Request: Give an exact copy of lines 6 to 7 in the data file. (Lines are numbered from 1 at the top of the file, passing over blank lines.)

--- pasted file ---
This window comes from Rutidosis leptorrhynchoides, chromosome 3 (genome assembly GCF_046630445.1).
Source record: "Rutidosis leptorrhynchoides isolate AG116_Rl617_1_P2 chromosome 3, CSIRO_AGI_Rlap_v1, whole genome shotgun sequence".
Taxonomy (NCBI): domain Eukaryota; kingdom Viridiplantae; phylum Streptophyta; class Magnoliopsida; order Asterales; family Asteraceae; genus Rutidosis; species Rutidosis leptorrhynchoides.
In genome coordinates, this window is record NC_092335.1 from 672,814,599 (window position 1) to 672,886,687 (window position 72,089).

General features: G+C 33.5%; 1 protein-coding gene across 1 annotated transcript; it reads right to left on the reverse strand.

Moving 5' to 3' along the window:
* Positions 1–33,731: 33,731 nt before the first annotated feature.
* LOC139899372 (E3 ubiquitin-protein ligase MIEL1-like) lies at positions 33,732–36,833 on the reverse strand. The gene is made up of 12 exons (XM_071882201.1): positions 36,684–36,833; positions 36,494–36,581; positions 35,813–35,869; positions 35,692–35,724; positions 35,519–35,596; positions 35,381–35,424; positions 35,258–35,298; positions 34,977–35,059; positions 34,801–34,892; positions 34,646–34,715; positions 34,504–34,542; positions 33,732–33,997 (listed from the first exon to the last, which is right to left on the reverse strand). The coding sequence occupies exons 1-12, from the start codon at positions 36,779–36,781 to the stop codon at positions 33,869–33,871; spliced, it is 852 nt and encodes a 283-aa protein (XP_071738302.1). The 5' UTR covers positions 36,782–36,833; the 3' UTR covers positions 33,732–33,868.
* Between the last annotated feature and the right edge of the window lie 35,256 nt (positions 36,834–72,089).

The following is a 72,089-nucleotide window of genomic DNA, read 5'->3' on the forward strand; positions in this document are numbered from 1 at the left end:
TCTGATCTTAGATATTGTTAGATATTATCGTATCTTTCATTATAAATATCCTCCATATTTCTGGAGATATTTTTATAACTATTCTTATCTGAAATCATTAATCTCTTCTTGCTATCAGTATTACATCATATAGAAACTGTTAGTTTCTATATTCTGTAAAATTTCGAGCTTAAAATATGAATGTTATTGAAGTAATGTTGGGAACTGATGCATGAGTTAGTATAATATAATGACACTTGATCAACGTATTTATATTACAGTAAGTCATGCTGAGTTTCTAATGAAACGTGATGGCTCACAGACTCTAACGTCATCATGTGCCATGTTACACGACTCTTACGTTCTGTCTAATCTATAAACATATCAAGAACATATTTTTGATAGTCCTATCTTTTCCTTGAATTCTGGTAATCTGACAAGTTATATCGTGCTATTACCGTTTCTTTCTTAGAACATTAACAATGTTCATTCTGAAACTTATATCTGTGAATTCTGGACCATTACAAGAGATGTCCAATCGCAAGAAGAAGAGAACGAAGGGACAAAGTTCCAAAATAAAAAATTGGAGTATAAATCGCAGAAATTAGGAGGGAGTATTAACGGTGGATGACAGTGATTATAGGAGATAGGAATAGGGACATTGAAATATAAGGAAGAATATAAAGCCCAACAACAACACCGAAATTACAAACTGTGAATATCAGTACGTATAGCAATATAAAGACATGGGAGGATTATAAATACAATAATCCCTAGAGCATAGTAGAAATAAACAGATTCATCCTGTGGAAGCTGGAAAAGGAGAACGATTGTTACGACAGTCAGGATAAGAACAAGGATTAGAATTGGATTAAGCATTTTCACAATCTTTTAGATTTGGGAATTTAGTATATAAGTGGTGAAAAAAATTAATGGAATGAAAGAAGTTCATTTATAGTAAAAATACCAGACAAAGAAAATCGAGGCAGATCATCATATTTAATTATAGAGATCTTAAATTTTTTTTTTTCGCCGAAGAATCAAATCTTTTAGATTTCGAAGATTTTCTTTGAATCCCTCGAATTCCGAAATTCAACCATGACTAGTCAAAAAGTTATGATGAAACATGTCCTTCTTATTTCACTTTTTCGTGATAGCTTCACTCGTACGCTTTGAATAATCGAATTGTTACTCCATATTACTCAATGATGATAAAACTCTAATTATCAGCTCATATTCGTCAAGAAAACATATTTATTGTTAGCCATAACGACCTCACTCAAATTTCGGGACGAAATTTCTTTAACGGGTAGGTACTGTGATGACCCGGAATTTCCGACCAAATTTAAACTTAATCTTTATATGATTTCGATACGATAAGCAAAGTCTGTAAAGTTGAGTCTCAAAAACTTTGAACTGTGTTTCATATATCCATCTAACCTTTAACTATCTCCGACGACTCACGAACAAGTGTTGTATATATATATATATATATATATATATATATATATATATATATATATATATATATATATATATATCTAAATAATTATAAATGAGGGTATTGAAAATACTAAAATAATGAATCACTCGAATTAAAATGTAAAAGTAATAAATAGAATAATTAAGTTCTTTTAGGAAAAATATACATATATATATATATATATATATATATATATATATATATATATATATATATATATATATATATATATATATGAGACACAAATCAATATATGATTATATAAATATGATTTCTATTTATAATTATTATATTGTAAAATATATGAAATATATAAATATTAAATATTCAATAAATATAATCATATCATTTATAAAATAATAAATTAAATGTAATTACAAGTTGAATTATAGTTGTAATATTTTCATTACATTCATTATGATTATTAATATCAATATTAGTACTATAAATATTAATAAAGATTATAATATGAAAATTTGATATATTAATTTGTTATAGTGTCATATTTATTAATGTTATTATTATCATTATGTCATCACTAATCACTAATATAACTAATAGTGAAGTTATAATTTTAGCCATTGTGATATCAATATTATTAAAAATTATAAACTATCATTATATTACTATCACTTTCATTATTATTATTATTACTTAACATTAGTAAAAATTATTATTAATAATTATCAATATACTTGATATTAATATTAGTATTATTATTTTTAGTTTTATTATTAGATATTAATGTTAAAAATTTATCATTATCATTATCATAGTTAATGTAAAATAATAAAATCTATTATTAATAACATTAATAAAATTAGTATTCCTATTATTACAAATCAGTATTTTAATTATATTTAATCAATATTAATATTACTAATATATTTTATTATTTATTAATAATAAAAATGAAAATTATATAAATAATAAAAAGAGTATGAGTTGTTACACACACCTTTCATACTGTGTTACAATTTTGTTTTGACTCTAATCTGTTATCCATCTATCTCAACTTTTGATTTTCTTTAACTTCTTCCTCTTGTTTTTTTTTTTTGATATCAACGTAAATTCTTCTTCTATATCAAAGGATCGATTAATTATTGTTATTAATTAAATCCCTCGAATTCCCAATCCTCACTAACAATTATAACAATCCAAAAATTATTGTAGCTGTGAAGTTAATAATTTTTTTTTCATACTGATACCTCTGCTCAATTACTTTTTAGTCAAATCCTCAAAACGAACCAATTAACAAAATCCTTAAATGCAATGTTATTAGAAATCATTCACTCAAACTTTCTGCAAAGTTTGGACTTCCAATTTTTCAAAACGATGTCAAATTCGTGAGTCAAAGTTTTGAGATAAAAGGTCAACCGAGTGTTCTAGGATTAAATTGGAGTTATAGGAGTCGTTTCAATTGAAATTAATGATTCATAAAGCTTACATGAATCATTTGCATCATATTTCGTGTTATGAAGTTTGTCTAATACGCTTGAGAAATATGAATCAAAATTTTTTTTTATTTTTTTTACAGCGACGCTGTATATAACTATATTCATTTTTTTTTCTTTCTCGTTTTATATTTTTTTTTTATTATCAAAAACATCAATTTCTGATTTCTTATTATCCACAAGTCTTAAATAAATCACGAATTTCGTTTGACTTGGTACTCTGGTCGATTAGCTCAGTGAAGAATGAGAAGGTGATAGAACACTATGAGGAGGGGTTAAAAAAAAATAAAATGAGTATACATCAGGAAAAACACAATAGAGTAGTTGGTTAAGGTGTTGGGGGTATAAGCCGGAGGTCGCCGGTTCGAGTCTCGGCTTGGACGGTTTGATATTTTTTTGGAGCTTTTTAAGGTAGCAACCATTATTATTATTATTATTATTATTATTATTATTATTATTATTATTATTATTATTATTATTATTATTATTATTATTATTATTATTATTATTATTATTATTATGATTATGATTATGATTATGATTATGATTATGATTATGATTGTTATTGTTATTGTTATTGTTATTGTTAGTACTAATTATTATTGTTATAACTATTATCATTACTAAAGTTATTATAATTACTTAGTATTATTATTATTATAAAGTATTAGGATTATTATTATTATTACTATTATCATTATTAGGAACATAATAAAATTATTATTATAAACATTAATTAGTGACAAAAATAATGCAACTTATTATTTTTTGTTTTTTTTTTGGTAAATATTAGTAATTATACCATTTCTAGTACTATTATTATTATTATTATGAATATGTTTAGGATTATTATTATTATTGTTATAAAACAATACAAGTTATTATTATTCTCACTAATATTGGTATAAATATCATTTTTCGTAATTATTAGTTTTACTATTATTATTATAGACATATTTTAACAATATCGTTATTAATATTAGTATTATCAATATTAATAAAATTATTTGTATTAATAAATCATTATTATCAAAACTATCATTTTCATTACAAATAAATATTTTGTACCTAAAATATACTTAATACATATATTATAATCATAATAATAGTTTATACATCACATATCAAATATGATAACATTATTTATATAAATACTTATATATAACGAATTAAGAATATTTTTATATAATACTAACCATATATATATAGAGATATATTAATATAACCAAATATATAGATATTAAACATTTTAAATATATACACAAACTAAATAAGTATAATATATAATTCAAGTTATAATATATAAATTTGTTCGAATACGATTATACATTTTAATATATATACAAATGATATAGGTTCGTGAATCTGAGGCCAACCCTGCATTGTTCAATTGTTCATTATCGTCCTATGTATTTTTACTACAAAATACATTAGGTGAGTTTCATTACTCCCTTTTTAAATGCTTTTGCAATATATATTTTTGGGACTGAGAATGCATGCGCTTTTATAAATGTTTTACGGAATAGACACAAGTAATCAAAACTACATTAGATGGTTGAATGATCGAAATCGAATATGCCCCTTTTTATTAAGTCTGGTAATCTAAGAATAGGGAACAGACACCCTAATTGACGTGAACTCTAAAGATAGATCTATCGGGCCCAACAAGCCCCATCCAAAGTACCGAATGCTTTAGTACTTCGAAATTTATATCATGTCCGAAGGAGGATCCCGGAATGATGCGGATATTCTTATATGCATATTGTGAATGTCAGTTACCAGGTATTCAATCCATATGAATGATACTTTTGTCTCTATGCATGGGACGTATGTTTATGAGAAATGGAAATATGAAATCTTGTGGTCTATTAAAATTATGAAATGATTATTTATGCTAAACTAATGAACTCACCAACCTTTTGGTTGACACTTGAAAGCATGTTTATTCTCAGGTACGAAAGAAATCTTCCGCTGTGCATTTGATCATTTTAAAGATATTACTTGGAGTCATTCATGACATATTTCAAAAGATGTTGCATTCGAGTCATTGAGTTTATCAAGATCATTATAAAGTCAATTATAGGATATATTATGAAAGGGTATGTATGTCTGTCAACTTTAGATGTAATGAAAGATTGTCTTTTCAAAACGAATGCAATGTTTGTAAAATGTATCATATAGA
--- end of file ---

Moving 5' to 3' along the window:
* Positions 1–33,731: 33,731 nt before the first annotated feature.